List description updated at resurvey, 2007/08

References

Bibliography

John Gifford et al, Buildings of Scotland - Edinburgh, (1991) p220. Charles McKean, Edinburgh - An Illustrated Architectural Guide (1992) p38. Dictionary of Scottish Architects (accessed 10.05.2007), www.scottisharchitects.org.uk

About Listed Buildings

Historic Environment Scotland is responsible for designating sites and places at the national level. These designations are Scheduled monuments, Listed buildings, Inventory of gardens and designed landscapes and Inventory of historic battlefields.

We make recommendations to the Scottish Government about historic marine protected areas, and the Scottish Ministers decide whether to designate.

Listing is the process that identifies, designates and provides statutory protection for buildings of special architectural or historic interest as set out in the Planning (Listed Buildings and Conservation Areas) (Scotland) Act 1997.

We list buildings which are found to be of special architectural or historic interest using the selection guidance published in Designation Policy and Selection Guidance (2019)

Listed building records provide an indication of the special architectural or historic interest of the listed building which has been identified by its statutory address. The description and additional information provided are supplementary and have no legal weight.

These records are not definitive historical accounts or a complete description of the building(s). If part of a building is not described it does not mean it is not listed. The format of the listed building record has changed over time. Earlier records may be brief and some information will not have been recorded.

The legal part of the listing is the address/name of site which is known as the statutory address. Addresses and building names may have changed since the date of listing. Even if a number or name is missing from a listing address it will still be listed. Listing covers both the exterior and the interior and any object or structure fixed to the building. Listing also applies to buildings or structures not physically attached but which are part of the curtilage (or land) of the listed building as long as they were erected before 1 July 1948.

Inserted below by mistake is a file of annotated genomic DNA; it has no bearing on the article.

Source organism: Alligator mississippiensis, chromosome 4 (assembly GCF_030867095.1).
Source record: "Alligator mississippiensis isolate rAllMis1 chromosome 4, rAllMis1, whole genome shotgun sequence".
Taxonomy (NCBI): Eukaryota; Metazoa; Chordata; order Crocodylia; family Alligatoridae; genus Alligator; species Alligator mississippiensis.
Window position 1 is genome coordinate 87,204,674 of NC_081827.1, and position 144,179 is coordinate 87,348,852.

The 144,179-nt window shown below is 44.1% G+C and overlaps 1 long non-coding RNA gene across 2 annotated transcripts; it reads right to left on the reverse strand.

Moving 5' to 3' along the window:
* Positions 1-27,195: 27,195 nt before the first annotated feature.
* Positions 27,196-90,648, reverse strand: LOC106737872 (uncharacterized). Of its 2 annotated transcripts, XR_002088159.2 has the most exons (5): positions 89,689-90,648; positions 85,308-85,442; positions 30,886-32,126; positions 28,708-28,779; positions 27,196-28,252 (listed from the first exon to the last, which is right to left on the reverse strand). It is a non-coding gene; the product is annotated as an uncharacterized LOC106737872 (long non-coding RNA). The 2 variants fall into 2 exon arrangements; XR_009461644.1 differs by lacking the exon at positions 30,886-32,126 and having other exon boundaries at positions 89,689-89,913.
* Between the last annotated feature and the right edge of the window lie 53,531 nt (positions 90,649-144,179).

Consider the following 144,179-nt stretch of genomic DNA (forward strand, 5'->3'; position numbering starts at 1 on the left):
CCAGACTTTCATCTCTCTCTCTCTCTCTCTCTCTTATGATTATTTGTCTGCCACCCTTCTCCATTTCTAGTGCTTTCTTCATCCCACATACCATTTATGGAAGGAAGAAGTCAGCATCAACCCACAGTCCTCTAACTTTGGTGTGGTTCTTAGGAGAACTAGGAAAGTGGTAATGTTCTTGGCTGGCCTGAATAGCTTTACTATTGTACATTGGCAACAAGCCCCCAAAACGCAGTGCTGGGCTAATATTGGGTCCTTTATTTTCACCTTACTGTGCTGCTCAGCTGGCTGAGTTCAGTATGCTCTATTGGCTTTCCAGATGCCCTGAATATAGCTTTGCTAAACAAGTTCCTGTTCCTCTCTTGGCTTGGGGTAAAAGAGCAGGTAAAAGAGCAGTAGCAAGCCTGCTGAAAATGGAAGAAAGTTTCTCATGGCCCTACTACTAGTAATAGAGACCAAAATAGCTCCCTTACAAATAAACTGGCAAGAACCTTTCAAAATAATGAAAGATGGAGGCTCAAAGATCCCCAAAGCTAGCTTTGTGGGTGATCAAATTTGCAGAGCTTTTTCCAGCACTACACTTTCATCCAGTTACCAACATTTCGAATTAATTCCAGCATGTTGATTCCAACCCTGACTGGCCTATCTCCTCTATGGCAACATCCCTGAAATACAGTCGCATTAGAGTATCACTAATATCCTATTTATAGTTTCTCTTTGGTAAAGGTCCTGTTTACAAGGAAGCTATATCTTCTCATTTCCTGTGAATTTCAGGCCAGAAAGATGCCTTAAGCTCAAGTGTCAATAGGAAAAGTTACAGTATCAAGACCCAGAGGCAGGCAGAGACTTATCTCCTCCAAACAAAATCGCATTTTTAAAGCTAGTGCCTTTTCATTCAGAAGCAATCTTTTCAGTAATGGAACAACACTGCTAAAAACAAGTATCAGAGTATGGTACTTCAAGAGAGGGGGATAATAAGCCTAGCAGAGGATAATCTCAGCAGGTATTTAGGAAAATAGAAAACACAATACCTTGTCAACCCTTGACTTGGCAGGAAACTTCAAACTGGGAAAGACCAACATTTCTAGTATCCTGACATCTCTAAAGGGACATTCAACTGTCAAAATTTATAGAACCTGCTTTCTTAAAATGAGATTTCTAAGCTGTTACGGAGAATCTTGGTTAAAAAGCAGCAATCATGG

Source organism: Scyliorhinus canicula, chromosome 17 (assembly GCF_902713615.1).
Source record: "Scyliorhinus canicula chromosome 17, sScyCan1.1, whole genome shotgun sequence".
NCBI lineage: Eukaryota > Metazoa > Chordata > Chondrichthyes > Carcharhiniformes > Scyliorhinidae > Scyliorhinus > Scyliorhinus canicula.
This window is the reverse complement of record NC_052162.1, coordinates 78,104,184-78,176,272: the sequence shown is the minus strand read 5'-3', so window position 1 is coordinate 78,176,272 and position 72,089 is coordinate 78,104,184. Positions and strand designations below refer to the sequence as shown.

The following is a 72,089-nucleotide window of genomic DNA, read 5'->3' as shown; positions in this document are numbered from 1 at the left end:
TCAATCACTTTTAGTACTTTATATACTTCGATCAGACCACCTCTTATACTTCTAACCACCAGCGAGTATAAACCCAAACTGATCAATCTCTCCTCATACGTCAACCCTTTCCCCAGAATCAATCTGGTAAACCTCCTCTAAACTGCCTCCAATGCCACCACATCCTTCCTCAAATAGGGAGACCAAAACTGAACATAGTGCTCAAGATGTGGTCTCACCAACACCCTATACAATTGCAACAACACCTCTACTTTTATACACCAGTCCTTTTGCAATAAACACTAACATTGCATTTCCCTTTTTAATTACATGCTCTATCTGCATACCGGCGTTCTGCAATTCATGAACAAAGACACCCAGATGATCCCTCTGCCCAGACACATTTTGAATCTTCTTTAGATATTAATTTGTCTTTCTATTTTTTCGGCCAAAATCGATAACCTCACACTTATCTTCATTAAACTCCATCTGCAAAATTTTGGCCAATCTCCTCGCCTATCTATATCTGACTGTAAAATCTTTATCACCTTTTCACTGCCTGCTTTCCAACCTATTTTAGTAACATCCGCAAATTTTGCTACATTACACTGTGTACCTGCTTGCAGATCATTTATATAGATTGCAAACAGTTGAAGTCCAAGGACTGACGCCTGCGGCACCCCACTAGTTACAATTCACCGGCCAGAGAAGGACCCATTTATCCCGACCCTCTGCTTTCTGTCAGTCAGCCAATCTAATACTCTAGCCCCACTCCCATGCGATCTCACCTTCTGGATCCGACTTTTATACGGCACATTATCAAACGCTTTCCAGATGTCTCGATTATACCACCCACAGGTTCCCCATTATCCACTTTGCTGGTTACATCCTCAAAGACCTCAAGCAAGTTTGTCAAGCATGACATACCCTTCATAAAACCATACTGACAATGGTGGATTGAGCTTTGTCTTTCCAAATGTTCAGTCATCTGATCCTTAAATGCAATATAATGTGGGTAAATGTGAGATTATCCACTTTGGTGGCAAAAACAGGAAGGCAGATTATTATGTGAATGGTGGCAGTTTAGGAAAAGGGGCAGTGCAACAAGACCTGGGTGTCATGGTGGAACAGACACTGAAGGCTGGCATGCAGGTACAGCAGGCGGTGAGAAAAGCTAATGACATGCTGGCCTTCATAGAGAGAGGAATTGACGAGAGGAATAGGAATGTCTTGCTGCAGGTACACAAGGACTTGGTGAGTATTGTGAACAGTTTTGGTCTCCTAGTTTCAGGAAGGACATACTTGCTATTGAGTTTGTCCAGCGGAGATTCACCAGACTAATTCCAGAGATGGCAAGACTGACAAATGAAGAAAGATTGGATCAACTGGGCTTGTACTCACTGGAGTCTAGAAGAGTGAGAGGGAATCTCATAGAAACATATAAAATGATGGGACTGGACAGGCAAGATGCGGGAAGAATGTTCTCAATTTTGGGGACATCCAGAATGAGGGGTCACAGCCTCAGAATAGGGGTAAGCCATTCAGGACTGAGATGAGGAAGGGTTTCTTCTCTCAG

While Historic Environment Scotland is responsible for designating listed buildings, the planning authority is responsible for determining what is covered by the listing, including what is listed through curtilage. However, for listed buildings designated or for listings amended from 1 October 2015, legal exclusions to the listing may apply.

If part of a building is not listed, it will say that it is excluded in the statutory address and in the statement of special interest in the listed building record. The statement will use the word 'excluding' and quote the relevant section of the 1997 Act. Some earlier listed building records may use the word 'excluding', but if the Act is not quoted, the record has not been revised to reflect subsequent legislation.

Listed building consent is required for changes to a listed building which affect its character as a building of special architectural or historic interest. The relevant planning authority is the point of contact for applications for listed building consent.

Find out more about listing and our other designations at www.historicenvironment.scot/advice-and-support. You can contact us on 0131 668 8914 or at designations@hes.scot.